Yayoi Kusama, known for her innovative soft-sculpture, immersive, polka-dotted experiences, is among Japan's most revered living artists. With art that strides the abstract, cute, and bizarre, this 83-year-, orange-wigged living doll is the consummate avant gardist. She exists in a self-contained bubble of spacy illusions and ephemeral visions, and for the past 38 years has lived voluntarily in a Tokyo psychiatric hospital across the street from her painting studio. Frequent exhibitions at MoMA and the Whitney, prestigious gallery shows, mountains of published monographs, and scores of fashion products bearing her imprimatur attest to her surprising popularity. Last February, the Tate Modern in London opened a major retrospective, now in its final month, that testifies to her colossal art-world appeal.
I came to know Kusama in 1968. But to me, then, she was simply a kook. I was the 17-year-old rookie art director of Screw, an underground sex paper that was a part of the late-'60s sexual revolution. That's where I fielded almost daily phone calls from Kusama, who was aggressively hawking photos of the orgiastic happenings she had choreographed. You see, she was a prodigious orchestrator of gaggles of naked hippies, some wearing masks of Richard Nixon and J. Edgar Hoover, covered in polka dots and scampering in undulating piles of potato-shaped soft sculptures (and on one occasion dangling on the Alice in Wonderland monument in Central Park). Kusama routinely appeared in these photographs as ringmaster, wearing a dot-encrusted leotard.
"I come now, bring photos," Kusama announced in such fast-clipped, heavily accented English that I almost believed that she was speaking—and I was understanding—Japanese. She'd arrive at the door moments later, as though she had called from just around the corner. Usually, she'd stay for an hour or so, explaining the hidden meaning of every single shot. Listening was torture.
"During that era she also made 'orgy clothes,' with strategically cut holes."I'd never met anyone as self-promotional as Kusama. But I'm reminded of Woody Allen's joke about the guy who had a brother who thought he was a chicken: When asked why he wasn't committed to a mental asylum, the reply was "'cause we need the eggs!" Well, at Screw we needed the photos—and Kusama kept the underground sex press well-stocked.
It was a story on a blog in which I mentioned Kusama's hijinx that brought me to the attention of Heather Lenz, a filmmaker making the documentary Kusama Princess of Polka Dots, a seven-minute version of which was cut for the Tate exhibit . I was surprised to learn that this strange blip of memory—Kusama—had become such an incredibly renowned artist. If only I saved those photos, I might be rich enough to help Lenz complete her entire film in time for the Tate exhibit.
Lenz was introduced to Kusama's work in the early '90s, when she was earning duel degrees in Art History and Fine Arts, and her textbooks seldom contained any mention of women artists. "Then one day, a sculpture professor showed me a photo of Kusama's sculptures," she told me in a recent interview. "It was love at first sight."
Some years later, Lenz decided to make a film about Kusama. First it was conceived as a biopic, but she decided a documentary was better because "It would be more interesting to have Ms. Kusama tell her story in her own words while she was still alive, and while that was still an option." Lenz is now an expert on Kusama's life in Japan and during the '60s as a struggling artist in New York.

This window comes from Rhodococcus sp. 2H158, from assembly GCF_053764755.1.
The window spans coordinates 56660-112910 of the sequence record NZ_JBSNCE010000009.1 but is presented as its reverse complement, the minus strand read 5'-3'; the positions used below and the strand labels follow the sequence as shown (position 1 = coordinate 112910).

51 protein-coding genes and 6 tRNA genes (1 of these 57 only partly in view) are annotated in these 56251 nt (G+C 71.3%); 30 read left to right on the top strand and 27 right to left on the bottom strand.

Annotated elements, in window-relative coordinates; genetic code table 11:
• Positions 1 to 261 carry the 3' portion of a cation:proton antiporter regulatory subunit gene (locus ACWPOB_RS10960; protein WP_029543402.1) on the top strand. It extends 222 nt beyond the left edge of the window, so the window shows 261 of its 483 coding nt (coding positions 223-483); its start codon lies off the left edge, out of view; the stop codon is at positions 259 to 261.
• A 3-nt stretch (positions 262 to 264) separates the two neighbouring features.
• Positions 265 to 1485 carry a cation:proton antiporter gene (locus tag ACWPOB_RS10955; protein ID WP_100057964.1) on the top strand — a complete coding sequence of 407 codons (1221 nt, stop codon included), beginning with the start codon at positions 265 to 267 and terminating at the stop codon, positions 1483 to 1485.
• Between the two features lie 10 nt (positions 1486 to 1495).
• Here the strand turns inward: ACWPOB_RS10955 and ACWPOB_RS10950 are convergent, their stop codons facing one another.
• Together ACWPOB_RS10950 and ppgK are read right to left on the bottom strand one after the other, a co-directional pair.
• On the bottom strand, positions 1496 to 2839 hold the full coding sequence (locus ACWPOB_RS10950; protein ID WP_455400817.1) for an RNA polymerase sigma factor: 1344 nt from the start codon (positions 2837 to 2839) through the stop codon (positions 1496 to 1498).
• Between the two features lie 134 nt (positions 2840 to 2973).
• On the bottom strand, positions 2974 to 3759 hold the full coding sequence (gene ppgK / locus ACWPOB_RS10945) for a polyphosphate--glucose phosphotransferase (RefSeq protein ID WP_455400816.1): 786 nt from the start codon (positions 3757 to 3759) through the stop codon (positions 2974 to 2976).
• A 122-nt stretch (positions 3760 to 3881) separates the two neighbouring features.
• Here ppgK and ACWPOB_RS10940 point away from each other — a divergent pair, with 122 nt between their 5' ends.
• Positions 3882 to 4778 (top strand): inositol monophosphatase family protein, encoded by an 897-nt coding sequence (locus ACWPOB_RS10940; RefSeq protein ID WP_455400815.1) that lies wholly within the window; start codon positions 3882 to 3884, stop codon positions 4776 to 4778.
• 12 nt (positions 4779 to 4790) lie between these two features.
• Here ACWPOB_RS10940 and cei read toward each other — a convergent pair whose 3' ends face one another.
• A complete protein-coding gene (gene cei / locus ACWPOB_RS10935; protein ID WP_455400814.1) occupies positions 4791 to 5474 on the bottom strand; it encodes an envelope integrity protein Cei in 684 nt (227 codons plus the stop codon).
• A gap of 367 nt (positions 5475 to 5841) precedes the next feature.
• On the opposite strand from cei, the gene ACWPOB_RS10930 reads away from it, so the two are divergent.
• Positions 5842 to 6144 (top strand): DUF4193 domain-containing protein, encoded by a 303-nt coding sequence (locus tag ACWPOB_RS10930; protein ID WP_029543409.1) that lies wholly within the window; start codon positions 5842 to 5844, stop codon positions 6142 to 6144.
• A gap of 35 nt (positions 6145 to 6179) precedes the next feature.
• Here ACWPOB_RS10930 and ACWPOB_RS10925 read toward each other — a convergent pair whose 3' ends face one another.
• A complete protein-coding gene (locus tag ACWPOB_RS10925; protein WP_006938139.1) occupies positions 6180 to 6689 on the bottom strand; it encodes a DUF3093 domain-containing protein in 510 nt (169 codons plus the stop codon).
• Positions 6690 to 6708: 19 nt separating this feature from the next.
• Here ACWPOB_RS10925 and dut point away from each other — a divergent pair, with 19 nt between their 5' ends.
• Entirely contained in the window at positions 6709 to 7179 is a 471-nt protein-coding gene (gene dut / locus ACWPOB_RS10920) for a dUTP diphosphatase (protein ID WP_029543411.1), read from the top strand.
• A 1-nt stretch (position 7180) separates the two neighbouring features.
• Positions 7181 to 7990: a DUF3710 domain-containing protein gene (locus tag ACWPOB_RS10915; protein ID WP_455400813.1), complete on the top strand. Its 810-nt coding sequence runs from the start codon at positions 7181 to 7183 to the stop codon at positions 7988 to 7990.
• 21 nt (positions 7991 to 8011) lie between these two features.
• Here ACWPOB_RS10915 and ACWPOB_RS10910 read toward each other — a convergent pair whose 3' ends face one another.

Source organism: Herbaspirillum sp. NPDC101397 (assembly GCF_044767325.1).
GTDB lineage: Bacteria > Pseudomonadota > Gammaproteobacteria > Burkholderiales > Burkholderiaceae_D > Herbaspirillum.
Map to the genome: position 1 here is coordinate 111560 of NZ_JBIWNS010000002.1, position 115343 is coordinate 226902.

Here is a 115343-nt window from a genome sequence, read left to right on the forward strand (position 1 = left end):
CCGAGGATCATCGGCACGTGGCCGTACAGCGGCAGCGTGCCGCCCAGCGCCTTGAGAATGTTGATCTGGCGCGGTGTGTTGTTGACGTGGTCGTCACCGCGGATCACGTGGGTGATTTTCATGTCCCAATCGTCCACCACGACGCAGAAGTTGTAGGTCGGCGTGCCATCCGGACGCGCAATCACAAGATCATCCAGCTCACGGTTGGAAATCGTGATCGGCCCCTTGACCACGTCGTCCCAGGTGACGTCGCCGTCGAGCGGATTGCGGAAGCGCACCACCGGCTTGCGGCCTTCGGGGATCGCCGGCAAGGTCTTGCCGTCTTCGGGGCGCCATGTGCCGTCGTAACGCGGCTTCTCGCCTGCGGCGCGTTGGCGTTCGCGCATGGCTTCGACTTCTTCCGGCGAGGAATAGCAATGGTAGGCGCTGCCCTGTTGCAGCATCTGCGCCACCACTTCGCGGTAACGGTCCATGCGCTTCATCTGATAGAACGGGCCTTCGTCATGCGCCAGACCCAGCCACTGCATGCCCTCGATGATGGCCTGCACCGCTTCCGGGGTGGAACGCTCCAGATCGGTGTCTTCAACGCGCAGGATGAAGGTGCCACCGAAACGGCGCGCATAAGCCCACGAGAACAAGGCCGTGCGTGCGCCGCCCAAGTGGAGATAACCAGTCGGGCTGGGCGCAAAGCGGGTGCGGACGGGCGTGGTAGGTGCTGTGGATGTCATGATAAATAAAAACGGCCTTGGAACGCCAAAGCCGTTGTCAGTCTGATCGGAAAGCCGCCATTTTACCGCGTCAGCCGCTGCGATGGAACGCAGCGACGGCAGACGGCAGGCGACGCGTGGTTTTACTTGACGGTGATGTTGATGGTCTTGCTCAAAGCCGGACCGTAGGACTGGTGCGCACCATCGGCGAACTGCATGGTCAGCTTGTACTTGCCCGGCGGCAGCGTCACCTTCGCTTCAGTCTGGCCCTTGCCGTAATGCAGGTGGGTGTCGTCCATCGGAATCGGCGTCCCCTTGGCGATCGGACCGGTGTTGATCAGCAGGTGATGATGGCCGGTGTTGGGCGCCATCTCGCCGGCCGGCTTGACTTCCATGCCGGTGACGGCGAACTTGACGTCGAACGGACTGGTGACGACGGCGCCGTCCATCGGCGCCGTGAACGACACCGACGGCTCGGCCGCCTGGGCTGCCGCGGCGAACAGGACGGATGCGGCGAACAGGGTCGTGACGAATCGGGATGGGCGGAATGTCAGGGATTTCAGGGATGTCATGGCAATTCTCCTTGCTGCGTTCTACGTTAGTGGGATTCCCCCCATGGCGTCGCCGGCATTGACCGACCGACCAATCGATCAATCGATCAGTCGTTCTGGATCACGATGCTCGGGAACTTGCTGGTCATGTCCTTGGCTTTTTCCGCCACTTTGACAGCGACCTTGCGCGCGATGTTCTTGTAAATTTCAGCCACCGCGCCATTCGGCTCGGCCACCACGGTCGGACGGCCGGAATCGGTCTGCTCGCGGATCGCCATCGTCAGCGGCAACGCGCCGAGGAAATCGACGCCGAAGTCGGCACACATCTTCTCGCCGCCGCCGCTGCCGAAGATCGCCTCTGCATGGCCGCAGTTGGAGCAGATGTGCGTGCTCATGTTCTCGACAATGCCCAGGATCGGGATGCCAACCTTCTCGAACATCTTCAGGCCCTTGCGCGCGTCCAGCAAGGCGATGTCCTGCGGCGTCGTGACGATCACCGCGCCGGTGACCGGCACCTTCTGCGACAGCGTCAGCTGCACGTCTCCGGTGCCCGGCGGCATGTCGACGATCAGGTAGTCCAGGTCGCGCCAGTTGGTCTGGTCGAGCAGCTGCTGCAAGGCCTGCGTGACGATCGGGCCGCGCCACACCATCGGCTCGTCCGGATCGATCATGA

During that period when I met Kusama, "her work had already taken many forms," Lenz explained. Her early material included small paintings made from ink and watercolor on paper. When she moved to New York in 1958, she started making larger paintings on canvas. Then she began crafting sculpture and, later, installations that included sculpture, paintings, and other elements, such as mirrors and macaroni (which in some cases covered gallery floors and required guests to walk over the crunchy pieces of pasta.) Then she moved onto the Happenings she was conceiving when she became our ad hoc photo supplier. "During that era she also made 'orgy clothes,' with strategically cut holes," Lenz said. Then, after moving back to Japan in the '70s, she made collages and wrote semi-autobiographical novels and poems. Since then, she has made paintings, sculptures, installations, and a variety of objects including furniture, purses, puzzles, stickers, and limited-edition phones shaped liked dogs.
"Respect for Ms. Kusama's work has increased dramatically in recent years," Lenz added, and she was the first woman to represent Japan at the prestigious Venice Biennale in 1993. "Like many artists who are ahead of their time, she was misunderstood in her hometown for decades, but now there is a museum there with the largest permanent collection of her art."
Lenz posited that part of what makes Kusama so compelling is that she was willing to go to great lengths to pursue her passion to make art. "I think a lot of the art she created in the '60s was really ahead of its time, and that makes it important. Personally though, I'll always have a soft spot for the collages she produced in Japan after returning there."
I hoped the Kusama film would be finished by now. Lenz told me that a feature-length cut is still "in the tweaking stage." So now she is applying for grants and raising donations primarily to cover the licensing of archival photos, footage, and music. To complete the film, she also needs to finish the score and color correction. With luck it will be out soon, if for no other reason than because I'm anxious to re-appreciate the artist whom I initially mistook as simply crazy.
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